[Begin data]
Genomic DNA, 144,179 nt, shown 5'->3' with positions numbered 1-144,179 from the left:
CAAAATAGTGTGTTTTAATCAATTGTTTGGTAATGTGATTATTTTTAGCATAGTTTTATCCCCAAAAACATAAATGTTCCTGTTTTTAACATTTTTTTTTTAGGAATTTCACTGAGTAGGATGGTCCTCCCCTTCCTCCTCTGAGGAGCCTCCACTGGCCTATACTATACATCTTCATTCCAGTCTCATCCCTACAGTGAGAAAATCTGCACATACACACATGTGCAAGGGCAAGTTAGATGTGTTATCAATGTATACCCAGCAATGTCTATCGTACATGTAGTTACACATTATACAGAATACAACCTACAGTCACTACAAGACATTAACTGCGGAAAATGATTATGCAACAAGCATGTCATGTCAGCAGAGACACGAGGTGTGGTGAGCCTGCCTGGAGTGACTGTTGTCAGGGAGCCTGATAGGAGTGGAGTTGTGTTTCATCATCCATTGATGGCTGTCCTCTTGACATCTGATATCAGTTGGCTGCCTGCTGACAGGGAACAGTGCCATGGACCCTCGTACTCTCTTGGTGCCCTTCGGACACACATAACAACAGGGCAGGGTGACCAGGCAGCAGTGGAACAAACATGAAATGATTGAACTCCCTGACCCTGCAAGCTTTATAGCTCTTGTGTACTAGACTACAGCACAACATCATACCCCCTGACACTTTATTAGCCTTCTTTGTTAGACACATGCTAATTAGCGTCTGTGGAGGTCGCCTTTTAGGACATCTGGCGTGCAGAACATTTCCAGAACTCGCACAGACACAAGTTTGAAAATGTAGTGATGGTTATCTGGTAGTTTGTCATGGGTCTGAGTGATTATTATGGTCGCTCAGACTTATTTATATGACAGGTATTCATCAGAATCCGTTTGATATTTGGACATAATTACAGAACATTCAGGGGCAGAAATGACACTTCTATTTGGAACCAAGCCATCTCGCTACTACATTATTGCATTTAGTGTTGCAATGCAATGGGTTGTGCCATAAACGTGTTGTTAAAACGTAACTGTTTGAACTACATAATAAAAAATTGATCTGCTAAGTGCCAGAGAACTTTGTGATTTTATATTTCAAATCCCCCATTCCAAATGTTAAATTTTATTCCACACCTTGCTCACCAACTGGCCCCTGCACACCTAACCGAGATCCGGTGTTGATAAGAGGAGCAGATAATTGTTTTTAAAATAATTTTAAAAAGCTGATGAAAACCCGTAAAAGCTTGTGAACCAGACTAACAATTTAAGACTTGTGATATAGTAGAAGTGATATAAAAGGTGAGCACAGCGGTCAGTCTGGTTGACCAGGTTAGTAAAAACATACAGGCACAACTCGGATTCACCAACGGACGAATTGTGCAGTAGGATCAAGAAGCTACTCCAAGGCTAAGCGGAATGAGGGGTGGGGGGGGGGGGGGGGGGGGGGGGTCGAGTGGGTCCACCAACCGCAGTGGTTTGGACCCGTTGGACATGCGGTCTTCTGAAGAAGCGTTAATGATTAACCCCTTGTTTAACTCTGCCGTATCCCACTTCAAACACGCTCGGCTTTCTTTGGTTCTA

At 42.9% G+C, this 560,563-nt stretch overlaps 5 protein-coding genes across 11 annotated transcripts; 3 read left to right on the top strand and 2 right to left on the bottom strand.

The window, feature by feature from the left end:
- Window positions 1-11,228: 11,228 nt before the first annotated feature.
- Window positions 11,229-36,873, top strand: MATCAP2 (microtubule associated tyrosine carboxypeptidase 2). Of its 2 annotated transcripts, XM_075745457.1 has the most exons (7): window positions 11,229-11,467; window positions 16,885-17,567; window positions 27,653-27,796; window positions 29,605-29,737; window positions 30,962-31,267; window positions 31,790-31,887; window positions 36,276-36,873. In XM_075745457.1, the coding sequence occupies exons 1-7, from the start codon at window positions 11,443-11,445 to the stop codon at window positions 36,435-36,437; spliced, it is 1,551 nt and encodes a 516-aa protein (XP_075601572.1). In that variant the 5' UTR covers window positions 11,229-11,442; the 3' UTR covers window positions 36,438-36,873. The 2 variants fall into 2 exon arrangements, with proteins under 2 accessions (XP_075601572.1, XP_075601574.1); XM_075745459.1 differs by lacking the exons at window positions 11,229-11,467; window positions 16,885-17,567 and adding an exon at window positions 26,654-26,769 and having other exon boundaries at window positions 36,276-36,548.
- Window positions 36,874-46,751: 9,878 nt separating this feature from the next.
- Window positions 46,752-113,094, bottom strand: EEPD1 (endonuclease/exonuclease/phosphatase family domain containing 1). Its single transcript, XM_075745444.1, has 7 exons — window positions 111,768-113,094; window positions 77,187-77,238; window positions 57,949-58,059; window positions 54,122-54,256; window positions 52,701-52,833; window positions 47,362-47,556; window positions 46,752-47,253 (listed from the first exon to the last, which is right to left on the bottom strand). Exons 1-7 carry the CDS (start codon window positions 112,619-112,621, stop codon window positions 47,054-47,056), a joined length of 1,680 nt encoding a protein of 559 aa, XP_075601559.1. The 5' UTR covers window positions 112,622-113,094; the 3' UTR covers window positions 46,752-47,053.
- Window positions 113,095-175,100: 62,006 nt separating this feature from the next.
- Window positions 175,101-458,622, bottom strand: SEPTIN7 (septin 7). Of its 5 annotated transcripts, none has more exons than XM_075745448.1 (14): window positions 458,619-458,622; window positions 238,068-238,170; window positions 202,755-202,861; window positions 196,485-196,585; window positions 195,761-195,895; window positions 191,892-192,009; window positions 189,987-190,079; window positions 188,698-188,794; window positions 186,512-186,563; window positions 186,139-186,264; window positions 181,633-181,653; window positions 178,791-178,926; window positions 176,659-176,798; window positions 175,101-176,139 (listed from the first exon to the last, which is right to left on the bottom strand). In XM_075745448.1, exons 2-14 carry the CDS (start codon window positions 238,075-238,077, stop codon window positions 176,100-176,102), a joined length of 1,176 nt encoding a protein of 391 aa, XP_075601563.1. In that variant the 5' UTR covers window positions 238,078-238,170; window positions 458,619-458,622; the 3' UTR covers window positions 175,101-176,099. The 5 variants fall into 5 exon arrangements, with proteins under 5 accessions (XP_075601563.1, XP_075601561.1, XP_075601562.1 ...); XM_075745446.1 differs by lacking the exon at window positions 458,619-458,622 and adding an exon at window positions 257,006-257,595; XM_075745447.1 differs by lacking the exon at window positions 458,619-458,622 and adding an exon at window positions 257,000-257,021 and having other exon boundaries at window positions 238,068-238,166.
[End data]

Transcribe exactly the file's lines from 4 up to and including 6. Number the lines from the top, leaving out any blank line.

The window, feature by feature from the left end:
- Window positions 1-11,228: 11,228 nt before the first annotated feature.
- Window positions 11,229-36,873, top strand: MATCAP2 (microtubule associated tyrosine carboxypeptidase 2). Of its 2 annotated transcripts, XM_075745457.1 has the most exons (7): window positions 11,229-11,467; window positions 16,885-17,567; window positions 27,653-27,796; window positions 29,605-29,737; window positions 30,962-31,267; window positions 31,790-31,887; window positions 36,276-36,873. In XM_075745457.1, the coding sequence occupies exons 1-7, from the start codon at window positions 11,443-11,445 to the stop codon at window positions 36,435-36,437; spliced, it is 1,551 nt and encodes a 516-aa protein (XP_075601572.1). In that variant the 5' UTR covers window positions 11,229-11,442; the 3' UTR covers window positions 36,438-36,873. The 2 variants fall into 2 exon arrangements, with proteins under 2 accessions (XP_075601572.1, XP_075601574.1); XM_075745459.1 differs by lacking the exons at window positions 11,229-11,467; window positions 16,885-17,567 and adding an exon at window positions 26,654-26,769 and having other exon boundaries at window positions 36,276-36,548.